Now that grass growth has returned to more normal levels, it’s a good time to assess clover. There is obviously huge interest in clover, and more and more farmers are talking about managing it and making use of it.
However, on most farms that have clover the contribution it can make to reducing N is negligible because it doesn’t exist in sufficient quantities to make a difference.
Over the course of the year, clover content should average 20% of the overall sward.
Given that there is at most 5% to 10% clover content in spring, this means that clover content should be approaching 40% and more now. Swards at this clover content look like the entire field is full of clover.
Now is a good time to carry out a clover assessment and plan for next year. Fields with good grass varieties and some, but not enough clover should be targeted for over-sowing next April.
Apply lime, phosphorus and potash now to improve soil fertility. Slurry can be spread until 8 October and lime spread all year round.
Fields with older grasses and not enough clover should be targeted for full reseeding and soil fertility should be rectified in advance here too.
The amount of grass that this year’s calves are eating is really starting to ramp up as they grow. At this stage, replacement heifer calves should be weighing 200kg if their mature liveweight is expected to be 580kg.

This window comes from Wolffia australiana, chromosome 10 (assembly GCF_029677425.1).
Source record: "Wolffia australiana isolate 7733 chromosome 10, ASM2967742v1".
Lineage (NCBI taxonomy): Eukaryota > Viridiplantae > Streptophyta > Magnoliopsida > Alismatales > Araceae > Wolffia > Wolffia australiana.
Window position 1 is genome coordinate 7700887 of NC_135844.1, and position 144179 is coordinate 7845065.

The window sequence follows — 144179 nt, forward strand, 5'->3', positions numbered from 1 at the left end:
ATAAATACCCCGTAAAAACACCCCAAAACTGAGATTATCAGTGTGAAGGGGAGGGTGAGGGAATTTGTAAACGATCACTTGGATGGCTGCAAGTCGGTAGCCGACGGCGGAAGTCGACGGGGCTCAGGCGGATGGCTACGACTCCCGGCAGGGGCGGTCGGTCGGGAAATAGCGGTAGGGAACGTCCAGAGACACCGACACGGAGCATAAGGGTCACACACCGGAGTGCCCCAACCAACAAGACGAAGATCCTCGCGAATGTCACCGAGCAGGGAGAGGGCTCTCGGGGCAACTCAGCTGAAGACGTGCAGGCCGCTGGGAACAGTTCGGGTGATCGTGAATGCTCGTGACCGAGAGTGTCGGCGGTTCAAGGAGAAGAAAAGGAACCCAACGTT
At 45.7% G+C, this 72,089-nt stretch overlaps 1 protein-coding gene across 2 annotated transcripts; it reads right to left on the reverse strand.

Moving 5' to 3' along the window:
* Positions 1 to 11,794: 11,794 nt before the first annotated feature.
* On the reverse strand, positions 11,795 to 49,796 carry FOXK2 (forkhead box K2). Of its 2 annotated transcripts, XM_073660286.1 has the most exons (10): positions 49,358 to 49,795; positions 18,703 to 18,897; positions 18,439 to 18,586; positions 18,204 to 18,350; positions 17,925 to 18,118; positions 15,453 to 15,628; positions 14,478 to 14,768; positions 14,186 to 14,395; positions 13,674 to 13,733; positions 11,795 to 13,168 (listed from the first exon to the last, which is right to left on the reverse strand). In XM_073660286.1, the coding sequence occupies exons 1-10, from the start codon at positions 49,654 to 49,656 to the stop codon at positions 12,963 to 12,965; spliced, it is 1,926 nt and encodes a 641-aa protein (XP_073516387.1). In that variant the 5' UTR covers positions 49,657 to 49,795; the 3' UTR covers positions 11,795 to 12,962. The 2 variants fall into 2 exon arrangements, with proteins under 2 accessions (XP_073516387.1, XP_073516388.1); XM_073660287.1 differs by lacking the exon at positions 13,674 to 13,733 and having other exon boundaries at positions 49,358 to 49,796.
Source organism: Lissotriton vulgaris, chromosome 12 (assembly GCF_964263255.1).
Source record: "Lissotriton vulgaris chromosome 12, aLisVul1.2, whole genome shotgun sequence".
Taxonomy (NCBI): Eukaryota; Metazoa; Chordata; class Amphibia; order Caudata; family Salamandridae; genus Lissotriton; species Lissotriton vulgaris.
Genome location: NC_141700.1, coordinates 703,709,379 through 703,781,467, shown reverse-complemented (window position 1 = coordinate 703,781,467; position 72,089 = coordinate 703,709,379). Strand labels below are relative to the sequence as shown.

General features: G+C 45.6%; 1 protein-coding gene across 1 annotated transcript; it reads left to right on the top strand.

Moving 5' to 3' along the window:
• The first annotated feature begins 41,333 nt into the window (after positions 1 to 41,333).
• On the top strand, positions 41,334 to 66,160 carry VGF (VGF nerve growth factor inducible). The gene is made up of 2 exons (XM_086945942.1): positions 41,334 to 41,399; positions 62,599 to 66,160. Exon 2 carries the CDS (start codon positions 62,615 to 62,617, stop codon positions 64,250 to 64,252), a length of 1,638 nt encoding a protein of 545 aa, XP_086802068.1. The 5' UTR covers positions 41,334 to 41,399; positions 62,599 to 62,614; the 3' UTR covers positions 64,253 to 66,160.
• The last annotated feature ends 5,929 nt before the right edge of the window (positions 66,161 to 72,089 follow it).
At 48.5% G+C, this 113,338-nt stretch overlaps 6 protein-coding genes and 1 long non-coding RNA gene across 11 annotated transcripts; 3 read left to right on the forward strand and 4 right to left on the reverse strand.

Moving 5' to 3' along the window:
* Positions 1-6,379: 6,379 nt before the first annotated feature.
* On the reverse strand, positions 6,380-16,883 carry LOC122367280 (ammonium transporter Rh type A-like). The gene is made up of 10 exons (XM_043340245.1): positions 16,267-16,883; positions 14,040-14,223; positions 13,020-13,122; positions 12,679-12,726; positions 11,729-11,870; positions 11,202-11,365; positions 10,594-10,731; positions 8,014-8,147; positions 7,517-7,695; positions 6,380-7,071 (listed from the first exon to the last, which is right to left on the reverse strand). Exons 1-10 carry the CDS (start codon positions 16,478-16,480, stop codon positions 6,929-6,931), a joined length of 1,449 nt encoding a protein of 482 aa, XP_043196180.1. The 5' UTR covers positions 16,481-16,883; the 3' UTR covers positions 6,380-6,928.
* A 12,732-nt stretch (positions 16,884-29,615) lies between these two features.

That’s about 35% of their mature liveweight. As we head into autumn, grass quality will start to reduce, and with it liveweight gain from grass.
The good news is that unlike a beef scenario, you don’t need replacement heifers to be achieving very high liveweight gain in order to do a good job.
They need to be growing at 0.68kg/day to hit the target weight of 250kg by December.
Because animals have been grazing tighter than normal during the dry weather, there could be an increased risk of worms this backend. Hoose or lungworm may also be a problem after a lot of heavy rain.
Probably the biggest obstacle to achieving the target weights is a health setback, so spend a bit of time planning a dosing strategy this autumn.
I was speaking to a dairy farmer during the week who had decided to buy in high-EBI heifer calves instead of rearing his own.
His thinking is that his own herd had a low EBI and this was being reflected in his milk payment, with the milk price received per litre being below the co-op average and barely higher than base price.
Compared to the genetics which are available to buy today, it would take years of breeding for the farmer to get to the same level.
Even if he does get there, the high-EBI herds will have moved on again and will be performing even better than they are now so he will never actually catch up.
There is very little difference in price between “good stock” and “bad stock” so the cost of upgrading is quite low.
Health risks can be mitigated by buying from clean herds and implementing a biosecurity plan around quarantine, vaccination, etc. With good beef prices it’s an ideal time to tidy up the herd. Use the COW index from the ICBF to identify the least profitable cows within the herd.